In the crafty Florida-set "Sun Don't Shine" the sun shines plenty, but this is no day-tripping excursion to the beach, or Disney World.
This is another Florida. First-time feature filmmaker Amy Seimetz, who has acted plenty (on TV's "The Killing," and in Lena Dunham's "Tiny Furniture") while making short films of her own, knows in her native Floridian bones what all that sun and heat can do to a person's psyche. A swampy "Badlands" for the 21st century, "Sun Don't Shine" introduces us to Crystal and her boyfriend, Leo, smack in the middle of a knock-down argument, resulting from events that precede the film's opening. Crystal's late husband lies crumpled up, in plastic, in the trunk of their getaway car.
The details of the murder remain vague though, in Seimetz's hands, not frustrating. Shot and assembled with sharply edited and inventively cross-cut assurance, the film stays very close to the faces, bodies and clammy circumstances of lovers on the run.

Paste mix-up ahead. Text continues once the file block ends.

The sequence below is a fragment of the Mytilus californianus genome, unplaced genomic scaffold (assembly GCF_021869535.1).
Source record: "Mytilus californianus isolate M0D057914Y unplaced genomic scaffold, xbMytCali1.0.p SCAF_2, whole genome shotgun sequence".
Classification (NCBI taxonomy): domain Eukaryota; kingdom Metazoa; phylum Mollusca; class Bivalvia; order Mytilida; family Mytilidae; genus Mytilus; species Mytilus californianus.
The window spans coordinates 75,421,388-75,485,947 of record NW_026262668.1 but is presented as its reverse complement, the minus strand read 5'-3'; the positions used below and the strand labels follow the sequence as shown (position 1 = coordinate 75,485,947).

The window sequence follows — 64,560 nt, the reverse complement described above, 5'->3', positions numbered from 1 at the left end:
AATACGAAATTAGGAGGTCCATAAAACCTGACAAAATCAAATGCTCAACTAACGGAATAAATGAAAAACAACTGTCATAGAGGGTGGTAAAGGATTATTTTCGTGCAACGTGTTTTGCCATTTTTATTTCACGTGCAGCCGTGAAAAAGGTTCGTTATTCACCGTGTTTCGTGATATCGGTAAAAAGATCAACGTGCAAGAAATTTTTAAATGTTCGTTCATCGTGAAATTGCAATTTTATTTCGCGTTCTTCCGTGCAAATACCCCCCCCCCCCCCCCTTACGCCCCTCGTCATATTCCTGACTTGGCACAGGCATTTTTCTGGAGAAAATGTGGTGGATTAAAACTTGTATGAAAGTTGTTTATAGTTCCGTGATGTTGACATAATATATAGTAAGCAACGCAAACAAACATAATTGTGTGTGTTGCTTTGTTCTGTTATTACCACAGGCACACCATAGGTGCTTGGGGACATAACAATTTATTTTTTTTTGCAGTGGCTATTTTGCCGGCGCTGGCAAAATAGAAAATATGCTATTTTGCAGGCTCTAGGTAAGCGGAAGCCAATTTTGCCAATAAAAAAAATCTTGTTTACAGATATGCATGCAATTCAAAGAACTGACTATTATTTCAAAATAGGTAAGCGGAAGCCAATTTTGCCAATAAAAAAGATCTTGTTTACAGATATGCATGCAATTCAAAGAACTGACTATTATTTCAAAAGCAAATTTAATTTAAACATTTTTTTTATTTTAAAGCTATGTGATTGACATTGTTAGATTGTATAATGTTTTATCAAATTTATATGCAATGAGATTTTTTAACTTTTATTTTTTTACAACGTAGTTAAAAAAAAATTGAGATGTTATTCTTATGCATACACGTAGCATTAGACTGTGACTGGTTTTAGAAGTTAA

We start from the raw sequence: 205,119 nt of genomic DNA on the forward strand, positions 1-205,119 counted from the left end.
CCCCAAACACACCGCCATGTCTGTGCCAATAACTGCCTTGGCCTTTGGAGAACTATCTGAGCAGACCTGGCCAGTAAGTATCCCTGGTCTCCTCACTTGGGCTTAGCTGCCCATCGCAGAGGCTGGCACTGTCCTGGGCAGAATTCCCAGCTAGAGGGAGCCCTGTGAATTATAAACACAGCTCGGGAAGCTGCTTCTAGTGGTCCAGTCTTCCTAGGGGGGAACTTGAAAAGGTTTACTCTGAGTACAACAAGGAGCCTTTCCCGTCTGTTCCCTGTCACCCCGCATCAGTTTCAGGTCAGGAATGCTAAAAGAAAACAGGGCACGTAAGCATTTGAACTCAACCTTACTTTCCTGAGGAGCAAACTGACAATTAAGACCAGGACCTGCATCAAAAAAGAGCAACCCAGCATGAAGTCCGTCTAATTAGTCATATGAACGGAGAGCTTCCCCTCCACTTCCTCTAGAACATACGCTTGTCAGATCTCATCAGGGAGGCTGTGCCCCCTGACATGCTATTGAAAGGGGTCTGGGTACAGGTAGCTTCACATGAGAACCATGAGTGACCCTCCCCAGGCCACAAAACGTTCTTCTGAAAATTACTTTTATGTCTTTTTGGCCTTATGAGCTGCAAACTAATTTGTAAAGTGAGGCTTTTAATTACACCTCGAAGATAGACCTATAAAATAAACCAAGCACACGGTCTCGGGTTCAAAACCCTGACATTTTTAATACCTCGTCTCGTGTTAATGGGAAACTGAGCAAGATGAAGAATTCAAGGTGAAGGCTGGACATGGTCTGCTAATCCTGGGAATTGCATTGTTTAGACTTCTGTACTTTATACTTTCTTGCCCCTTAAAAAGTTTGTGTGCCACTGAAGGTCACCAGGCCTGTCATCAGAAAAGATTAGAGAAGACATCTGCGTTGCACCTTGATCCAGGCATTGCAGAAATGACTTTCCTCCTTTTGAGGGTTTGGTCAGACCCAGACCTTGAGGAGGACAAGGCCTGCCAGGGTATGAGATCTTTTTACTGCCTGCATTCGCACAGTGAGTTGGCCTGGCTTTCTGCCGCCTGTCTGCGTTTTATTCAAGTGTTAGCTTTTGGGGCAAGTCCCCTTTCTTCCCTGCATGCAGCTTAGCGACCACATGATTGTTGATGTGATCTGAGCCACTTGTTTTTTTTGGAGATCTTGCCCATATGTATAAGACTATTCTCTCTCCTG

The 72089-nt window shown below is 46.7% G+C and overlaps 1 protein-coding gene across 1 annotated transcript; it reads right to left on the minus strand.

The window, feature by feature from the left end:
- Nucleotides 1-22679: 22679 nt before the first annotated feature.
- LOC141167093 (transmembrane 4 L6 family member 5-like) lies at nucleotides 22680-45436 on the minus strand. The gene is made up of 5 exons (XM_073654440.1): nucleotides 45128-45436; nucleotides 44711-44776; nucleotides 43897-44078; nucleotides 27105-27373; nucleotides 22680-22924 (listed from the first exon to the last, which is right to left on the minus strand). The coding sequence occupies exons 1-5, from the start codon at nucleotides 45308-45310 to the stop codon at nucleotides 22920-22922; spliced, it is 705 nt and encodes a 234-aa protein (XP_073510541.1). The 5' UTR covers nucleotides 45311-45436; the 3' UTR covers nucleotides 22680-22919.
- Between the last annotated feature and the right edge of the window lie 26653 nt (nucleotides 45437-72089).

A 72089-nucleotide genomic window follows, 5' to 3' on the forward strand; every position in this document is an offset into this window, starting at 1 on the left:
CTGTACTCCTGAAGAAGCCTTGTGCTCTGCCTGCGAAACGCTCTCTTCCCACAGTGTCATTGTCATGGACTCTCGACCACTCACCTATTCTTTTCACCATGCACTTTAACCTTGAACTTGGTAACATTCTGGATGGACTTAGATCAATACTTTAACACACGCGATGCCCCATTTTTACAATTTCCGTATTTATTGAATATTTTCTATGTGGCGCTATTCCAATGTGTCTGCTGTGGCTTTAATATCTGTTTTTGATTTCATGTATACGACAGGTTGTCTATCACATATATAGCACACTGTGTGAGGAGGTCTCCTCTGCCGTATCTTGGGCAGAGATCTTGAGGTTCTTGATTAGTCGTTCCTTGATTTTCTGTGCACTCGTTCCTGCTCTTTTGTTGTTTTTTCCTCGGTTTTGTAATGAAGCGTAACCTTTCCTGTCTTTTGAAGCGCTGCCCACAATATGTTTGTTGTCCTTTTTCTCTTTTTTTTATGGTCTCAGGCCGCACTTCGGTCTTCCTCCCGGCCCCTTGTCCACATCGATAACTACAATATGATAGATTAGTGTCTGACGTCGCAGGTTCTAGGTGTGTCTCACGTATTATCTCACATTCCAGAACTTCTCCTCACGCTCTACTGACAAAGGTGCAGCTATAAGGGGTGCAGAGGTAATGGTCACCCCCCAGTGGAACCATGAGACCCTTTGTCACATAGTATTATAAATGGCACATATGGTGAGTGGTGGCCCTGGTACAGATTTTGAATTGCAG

In terms of conventional plotting, "Sun Don't Shine" is just enough. Leo, played with an increasingly addled look of panic by Kentucker Audley, has a notion that an old girlfriend (Kit Gwin) in Tampa might help them slip away to Mexico. En route Crystal, played by Kate Lyn Sheil (very good in "Green" and in the dazzling road-trip nightmare "The Color Wheel"), toys with an array of emotions and options.
Should she run? Is Leo heading to Tampa for one last hook-up? There's a poetic weirdness to the events as they occur in Seimetz's odyssey. The film finds its leitmotif in a memory Crystal shares with Leo about a childhood visit to an underwater mermaid show at a dinky theme park. The love story enacted several times daily at the water-park mythologizes one brand of fairy-tale romance. "Sun Don't Shine," tightly packed yet easygoing and guided by Sheil's distinctively low-stress deadpan approach to screen acting, offers quite another, the kind that requires corpse disposal.
'Sun Don't Shine' -- 3 1/2 stars
No MPAA rating (some violence and language)
Running time: 1:22
Opens: Plays Friday-Thursday at the Siskel Film Center. Also available VOD.